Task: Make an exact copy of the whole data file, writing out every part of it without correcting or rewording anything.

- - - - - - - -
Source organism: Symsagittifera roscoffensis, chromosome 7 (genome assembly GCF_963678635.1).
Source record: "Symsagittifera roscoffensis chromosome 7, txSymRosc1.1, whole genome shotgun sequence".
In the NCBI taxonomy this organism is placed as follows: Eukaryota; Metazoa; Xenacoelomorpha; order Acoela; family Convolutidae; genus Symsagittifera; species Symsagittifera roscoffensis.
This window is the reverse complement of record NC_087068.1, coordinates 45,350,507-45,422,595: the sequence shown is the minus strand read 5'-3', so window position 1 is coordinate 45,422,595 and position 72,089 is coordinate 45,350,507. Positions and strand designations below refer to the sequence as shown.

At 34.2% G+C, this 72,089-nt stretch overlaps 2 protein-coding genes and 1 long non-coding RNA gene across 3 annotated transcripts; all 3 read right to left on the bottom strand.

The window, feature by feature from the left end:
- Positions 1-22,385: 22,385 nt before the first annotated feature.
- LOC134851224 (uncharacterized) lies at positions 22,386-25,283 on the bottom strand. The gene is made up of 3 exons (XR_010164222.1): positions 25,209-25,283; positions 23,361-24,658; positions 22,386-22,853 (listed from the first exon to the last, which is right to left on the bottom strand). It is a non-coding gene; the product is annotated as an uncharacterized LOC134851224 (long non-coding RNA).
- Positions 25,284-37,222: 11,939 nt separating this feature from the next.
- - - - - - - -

Source organism: Symsagittifera roscoffensis, chromosome 7 (genome assembly GCF_963678635.1).
Source record: "Symsagittifera roscoffensis chromosome 7, txSymRosc1.1, whole genome shotgun sequence".
In the NCBI taxonomy this organism is placed as follows: Eukaryota; Metazoa; Xenacoelomorpha; order Acoela; family Convolutidae; genus Symsagittifera; species Symsagittifera roscoffensis.
This window is the reverse complement of record NC_087068.1, coordinates 45,350,507-45,422,595: the sequence shown is the minus strand read 5'-3', so window position 1 is coordinate 45,422,595 and position 72,089 is coordinate 45,350,507. Positions and strand designations below refer to the sequence as shown.

At 34.2% G+C, this 72,089-nt stretch overlaps 2 protein-coding genes and 1 long non-coding RNA gene across 3 annotated transcripts; all 3 read right to left on the bottom strand.

The window, feature by feature from the left end:
- Positions 1-22,385: 22,385 nt before the first annotated feature.
- LOC134851224 (uncharacterized) lies at positions 22,386-25,283 on the bottom strand. The gene is made up of 3 exons (XR_010164222.1): positions 25,209-25,283; positions 23,361-24,658; positions 22,386-22,853 (listed from the first exon to the last, which is right to left on the bottom strand). It is a non-coding gene; the product is annotated as an uncharacterized LOC134851224 (long non-coding RNA).
- Positions 25,284-37,222: 11,939 nt separating this feature from the next.